Unemployment Rate Dynamics and Persistent Unemployment Under Rational Expectations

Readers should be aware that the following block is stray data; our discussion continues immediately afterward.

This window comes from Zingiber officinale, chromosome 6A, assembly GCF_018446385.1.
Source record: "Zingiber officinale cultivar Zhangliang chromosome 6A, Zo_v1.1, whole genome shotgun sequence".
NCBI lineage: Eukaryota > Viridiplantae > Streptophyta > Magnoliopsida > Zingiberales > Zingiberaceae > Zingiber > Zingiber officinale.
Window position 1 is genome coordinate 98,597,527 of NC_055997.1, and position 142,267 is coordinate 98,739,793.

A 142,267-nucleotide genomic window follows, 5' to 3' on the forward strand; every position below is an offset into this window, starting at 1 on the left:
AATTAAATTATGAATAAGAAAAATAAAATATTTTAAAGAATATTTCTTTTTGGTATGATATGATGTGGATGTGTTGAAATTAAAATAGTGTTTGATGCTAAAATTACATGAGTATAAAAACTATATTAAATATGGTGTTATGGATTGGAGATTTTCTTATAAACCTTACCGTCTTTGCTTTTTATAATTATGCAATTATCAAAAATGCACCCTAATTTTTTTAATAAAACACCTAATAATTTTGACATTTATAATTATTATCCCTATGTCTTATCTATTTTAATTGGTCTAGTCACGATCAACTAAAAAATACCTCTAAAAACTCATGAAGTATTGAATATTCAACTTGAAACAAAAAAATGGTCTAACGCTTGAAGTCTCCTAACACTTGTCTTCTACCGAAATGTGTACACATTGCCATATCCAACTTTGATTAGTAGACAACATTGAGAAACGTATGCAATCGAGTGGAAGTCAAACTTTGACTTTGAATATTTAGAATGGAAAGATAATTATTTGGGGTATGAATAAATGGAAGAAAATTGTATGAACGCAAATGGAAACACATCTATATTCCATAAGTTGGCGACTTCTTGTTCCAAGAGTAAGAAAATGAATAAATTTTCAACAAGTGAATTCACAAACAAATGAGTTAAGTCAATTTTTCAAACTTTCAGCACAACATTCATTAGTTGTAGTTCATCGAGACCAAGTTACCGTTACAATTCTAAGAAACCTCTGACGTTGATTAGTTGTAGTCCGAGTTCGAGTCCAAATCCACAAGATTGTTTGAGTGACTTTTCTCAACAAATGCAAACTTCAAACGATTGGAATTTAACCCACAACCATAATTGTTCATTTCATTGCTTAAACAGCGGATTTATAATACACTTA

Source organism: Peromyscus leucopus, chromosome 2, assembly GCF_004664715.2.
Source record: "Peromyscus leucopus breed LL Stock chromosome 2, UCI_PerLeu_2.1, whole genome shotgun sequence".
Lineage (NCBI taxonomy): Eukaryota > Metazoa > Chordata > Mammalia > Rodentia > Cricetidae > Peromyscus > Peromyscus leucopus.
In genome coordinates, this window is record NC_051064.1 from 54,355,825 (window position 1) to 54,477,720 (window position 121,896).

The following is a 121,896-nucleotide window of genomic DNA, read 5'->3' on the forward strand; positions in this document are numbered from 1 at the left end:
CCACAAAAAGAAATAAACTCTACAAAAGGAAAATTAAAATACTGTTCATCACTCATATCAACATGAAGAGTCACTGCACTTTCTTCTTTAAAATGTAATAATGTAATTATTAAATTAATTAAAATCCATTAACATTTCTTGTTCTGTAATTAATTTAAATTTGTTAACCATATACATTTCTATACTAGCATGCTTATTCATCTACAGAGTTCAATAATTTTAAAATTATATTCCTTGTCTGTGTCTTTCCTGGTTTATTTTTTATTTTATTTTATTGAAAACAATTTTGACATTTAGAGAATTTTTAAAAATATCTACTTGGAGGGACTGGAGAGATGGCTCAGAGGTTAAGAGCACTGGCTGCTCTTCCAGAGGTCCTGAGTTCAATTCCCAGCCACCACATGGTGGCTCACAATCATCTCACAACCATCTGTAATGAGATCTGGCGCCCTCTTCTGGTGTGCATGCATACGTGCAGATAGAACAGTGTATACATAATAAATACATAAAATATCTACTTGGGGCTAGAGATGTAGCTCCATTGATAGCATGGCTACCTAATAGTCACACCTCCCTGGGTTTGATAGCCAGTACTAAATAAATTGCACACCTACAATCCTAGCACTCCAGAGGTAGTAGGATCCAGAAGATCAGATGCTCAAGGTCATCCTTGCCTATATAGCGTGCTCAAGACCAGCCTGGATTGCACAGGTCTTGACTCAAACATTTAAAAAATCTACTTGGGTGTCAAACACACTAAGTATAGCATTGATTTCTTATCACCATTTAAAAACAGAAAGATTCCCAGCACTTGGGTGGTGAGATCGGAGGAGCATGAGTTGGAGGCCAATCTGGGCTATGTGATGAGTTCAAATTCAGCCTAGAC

This paper develops a model of unemployment rate dynamics that provides an explanation of persistent cyclical unemployment that does not involve persistent expectational errors or other nonoptimizing behavior. Our results are based on the interaction of search dynamics and inventory adjustments. An important element in these dynamics appears to be heterogeneity in the labor force which can be characterized as consisting of a relatively small group of high turnover individuals who comprise the bulk of normal unemployment and a larger group of low turnover individuals who dominate movements in cyclical unemployment. Our empirical results provide support for this theory as we demonstrate that the appropriately measured probability of becoming employed during a recovery falls relative to normal because of the unusually high proportion of low turnover individuals who have lost "permanent" jobs. As a result, recovery is much slower than is indicated by normal relationships although each individual is searching optimally.